An income-driven repayment plan (IDR) will evaluate the borrower’s income once a year and set the next year’s monthly payments at a capped percent (10 or 15 percent) of discretionary income. Medical students often enroll in these plans when they are in their residency period because their salaries start low while their monthly student payments are still hefty. An IDR plan can help keep loans out of default until salaries are high enough to repay both interest and principal.

There are four main different types of IDR plans. The different IDR plans are: Pay As You Earn (PAYE), Revised Pay As You Earn (REPAYE), Income-Based Repayment (IBR), and Income-Contingent Repayment (ICR). While the details of the plans differ, two things they all have in common is an extended loan repayment term and a monthly payment amount that is capped based upon the borrower’s discretionary income. Depending upon the program, the repayment period might be 20 or 25 years. After the term is over, any remaining balance on the loan is forgiven. The cap on monthly payments will differ depending upon the program. The best way to compare different programs is for graduates to contact their loan servicer, determine which programs they qualify for, and then find out what their terms, caps, and monthly payments will be under each one.

Federal Consolidation Loan Program

There is one other extended repayment program to consider with the federal government: the federal consolidation loan program. Under this program, any federal (not private) student loans can be consolidated together into one consolidation loan held by the government. This loan comes with a new, weighted average interest rate, and it allows you to extend repayment up to 30 years, offering relief from monthly payments. While this can provide relief from high payments initially, it will almost always end up costing the borrower more over the life of the loan. This is due to the weighted average interest rate as well as the repayment term extension; both of these rack up the bill.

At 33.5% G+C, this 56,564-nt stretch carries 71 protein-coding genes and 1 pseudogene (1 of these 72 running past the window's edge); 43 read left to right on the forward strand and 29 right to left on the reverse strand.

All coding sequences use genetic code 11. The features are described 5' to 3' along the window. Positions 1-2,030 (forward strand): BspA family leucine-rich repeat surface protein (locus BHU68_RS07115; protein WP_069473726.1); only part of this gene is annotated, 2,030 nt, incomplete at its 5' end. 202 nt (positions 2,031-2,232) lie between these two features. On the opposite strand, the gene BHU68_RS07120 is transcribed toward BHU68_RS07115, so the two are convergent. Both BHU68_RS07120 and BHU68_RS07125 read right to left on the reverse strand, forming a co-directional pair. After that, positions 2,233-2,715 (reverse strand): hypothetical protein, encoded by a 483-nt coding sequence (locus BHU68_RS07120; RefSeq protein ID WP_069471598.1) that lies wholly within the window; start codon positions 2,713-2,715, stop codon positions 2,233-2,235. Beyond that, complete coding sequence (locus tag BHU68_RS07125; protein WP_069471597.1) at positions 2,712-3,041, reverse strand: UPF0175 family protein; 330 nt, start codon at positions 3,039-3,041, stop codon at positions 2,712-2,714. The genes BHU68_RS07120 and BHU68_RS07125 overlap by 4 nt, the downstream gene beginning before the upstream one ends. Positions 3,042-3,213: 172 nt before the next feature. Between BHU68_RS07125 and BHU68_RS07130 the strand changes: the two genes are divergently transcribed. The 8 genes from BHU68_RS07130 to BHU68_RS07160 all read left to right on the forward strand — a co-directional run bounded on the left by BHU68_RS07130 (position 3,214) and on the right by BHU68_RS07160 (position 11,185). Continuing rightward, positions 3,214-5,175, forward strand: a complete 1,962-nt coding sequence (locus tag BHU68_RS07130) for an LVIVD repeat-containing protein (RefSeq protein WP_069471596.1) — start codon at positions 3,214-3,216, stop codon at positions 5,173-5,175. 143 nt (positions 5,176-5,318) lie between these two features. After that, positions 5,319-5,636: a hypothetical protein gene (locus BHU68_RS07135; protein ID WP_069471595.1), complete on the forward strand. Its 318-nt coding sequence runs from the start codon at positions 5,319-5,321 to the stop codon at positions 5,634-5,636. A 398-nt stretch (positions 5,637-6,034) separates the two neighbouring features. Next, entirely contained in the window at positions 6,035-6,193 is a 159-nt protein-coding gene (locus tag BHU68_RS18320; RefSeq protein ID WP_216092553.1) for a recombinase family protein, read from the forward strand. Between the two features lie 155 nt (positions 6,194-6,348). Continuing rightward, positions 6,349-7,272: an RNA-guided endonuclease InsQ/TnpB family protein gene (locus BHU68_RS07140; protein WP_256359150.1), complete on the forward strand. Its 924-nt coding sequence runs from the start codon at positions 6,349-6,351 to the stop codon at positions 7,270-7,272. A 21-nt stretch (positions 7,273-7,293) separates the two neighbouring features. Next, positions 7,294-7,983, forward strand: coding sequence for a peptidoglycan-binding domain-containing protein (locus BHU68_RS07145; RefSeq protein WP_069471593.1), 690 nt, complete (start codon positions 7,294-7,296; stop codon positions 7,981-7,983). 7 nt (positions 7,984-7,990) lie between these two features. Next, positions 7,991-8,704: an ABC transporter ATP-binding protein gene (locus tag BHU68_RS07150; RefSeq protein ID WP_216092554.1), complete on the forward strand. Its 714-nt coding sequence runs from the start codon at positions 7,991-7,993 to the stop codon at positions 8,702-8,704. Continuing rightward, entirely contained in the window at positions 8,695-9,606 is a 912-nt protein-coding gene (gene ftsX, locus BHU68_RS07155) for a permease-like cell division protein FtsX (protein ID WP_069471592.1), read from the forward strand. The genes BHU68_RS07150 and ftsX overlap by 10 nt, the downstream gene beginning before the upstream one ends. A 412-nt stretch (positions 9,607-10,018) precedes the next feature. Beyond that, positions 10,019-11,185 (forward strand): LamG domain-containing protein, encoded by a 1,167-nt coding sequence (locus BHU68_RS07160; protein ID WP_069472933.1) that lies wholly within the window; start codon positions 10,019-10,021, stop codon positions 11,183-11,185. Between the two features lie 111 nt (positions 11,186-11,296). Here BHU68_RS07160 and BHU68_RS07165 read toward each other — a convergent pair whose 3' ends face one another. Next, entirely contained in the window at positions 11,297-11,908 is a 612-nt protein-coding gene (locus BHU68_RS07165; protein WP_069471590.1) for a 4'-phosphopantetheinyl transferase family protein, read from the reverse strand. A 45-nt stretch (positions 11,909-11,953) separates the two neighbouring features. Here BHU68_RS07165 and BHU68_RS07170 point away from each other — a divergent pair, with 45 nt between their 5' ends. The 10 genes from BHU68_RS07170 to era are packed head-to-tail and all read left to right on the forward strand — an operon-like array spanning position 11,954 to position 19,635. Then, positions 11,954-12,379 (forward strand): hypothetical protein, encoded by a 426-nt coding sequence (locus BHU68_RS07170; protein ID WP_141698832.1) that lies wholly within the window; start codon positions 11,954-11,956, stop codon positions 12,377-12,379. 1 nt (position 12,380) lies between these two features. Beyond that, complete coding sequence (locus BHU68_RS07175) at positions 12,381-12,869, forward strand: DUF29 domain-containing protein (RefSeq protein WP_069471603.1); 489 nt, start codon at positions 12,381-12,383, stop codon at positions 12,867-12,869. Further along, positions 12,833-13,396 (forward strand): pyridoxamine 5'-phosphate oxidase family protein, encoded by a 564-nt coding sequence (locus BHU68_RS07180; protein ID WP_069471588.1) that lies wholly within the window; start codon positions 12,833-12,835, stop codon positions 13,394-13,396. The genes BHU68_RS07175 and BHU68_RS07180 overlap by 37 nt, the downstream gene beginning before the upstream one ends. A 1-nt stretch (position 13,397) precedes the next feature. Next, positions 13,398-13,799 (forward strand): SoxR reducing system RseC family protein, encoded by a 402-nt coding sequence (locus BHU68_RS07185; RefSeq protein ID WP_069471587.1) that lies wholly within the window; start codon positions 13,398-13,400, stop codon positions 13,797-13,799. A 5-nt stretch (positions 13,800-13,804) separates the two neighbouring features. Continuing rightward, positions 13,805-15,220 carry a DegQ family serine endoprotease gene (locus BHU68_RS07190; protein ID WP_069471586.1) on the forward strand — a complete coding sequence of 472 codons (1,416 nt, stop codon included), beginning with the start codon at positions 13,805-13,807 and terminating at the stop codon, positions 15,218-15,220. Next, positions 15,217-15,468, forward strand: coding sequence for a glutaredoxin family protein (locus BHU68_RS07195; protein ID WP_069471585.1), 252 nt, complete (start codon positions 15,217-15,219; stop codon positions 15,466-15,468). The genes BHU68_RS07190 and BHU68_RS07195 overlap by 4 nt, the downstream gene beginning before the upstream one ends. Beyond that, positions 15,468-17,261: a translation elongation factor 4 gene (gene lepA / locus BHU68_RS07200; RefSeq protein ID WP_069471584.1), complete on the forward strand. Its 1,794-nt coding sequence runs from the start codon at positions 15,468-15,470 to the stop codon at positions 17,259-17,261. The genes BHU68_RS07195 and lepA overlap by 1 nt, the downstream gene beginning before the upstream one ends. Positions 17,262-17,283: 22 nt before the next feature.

Extended Repayment Plans From Private Banks and Lenders

It isn’t as common to find extended repayment options with private lenders, but some do exist. In particular, if a borrower finds that they might default, a private lender may consider extending the repayment term in order to lower the monthly payments. Borrowers should remember, though, that in the long run this increases the interest they will pay since the loan is not paid off as quickly. Keep in mind that this section refers to standard repayment options offered by lenders; there are still options through other services to extend repayment terms.

Refinancing and Consolidating Medical School Loans

Refinancing and consolidation through a private lender is a viable option for many doctors with student loans. During this process, one or more loans (federal, private, or both) are essentially consolidated together into one new loan held by a private lender. Using this loan, previous debt obligations are paid off, leaving all debt owed to the consolidation loan originator. This new loan comes with a new interest rate that is defined by an underwriting criteria that typically takes into account income as well as credit history. Due to these standards, refinancing through a private lender or bank is considered a more difficult process to take advantage of for graduate borrowers in general.